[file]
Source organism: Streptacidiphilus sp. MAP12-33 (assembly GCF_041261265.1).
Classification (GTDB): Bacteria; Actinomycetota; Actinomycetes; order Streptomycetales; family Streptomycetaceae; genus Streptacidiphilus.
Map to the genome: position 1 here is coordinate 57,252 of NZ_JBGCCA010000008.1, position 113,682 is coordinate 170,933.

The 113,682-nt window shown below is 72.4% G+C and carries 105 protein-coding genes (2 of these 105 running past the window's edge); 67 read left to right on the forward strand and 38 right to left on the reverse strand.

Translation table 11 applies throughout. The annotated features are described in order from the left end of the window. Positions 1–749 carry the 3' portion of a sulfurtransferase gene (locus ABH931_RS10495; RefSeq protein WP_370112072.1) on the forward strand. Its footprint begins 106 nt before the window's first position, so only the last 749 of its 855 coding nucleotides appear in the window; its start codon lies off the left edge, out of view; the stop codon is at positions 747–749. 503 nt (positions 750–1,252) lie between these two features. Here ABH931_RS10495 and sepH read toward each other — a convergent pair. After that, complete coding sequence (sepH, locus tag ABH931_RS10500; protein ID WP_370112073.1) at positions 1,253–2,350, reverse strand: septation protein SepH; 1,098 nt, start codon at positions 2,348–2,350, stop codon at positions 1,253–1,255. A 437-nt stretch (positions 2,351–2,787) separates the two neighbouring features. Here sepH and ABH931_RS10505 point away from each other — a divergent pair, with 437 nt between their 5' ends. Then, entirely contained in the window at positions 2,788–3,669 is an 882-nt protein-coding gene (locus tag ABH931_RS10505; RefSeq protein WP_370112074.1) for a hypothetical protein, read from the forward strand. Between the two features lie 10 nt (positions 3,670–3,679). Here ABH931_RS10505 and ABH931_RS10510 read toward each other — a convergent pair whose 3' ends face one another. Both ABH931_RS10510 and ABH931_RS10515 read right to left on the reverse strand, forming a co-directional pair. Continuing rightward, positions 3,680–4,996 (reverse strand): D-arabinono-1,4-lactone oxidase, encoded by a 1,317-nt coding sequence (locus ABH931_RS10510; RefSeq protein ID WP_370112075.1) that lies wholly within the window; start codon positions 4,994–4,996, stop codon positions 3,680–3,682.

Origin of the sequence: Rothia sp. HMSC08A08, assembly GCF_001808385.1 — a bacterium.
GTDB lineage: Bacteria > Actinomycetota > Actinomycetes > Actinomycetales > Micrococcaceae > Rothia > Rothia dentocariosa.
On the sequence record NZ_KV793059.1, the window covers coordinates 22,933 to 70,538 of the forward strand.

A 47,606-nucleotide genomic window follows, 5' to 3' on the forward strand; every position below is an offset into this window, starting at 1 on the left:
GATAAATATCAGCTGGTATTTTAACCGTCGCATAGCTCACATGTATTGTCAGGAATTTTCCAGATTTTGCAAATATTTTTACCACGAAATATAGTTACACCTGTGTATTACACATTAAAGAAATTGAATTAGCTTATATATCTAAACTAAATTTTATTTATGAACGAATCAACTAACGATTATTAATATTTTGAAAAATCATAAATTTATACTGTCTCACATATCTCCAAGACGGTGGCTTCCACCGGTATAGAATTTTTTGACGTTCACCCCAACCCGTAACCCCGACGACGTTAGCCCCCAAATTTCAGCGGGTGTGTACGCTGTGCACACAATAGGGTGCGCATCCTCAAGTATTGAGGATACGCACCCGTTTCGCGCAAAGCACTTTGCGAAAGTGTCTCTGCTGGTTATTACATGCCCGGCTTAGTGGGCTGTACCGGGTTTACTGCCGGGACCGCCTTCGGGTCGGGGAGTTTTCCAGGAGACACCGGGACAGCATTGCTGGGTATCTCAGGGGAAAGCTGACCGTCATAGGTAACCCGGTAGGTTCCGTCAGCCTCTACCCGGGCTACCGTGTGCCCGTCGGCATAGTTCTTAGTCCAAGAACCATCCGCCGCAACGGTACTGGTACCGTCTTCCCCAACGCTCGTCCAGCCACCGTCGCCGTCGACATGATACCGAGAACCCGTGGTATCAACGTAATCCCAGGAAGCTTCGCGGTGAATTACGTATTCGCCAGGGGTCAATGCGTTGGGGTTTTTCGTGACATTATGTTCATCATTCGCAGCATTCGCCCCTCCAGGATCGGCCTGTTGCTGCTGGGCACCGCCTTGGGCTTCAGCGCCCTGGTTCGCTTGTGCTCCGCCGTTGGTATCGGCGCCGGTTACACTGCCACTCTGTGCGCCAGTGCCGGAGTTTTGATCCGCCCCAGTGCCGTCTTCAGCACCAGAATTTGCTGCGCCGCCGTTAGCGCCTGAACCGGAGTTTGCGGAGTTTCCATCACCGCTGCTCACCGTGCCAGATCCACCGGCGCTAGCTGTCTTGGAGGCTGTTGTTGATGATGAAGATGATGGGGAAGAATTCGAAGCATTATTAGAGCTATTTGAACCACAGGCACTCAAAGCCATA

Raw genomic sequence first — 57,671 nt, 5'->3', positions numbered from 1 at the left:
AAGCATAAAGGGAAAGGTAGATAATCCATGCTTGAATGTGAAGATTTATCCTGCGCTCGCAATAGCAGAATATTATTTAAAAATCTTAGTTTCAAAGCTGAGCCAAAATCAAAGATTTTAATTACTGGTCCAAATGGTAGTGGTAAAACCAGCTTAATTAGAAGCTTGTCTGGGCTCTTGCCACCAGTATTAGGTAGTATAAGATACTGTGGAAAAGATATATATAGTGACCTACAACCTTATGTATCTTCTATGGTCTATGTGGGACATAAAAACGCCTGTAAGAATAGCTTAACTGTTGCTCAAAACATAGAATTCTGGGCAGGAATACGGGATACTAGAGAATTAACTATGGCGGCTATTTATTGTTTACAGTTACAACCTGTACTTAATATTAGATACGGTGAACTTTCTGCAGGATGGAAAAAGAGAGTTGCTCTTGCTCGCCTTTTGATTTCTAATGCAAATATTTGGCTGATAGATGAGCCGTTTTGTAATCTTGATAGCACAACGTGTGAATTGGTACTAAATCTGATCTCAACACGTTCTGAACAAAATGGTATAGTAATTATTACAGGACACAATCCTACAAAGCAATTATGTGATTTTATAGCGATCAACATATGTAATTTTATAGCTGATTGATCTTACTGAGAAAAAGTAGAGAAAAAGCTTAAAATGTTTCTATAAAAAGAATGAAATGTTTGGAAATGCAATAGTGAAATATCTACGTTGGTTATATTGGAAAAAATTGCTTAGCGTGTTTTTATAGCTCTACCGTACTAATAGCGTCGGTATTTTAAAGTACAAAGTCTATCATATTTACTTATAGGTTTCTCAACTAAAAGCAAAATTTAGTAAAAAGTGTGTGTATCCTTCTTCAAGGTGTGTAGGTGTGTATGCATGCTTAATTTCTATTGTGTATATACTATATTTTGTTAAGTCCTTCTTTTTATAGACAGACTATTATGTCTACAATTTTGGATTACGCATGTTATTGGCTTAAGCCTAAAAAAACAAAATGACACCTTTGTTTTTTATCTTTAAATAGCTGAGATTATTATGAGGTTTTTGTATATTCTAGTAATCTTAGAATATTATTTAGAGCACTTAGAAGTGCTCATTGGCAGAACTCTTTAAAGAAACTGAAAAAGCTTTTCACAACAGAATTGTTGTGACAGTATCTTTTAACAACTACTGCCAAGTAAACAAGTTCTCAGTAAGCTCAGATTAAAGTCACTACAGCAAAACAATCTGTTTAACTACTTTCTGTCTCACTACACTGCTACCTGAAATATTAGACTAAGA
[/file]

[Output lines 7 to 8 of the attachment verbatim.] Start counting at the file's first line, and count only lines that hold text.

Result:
GTDB lineage: Bacteria > Actinomycetota > Actinomycetes > Actinomycetales > Micrococcaceae > Rothia > Rothia dentocariosa.
On the sequence record NZ_KV793059.1, the window covers coordinates 22,933 to 70,538 of the forward strand.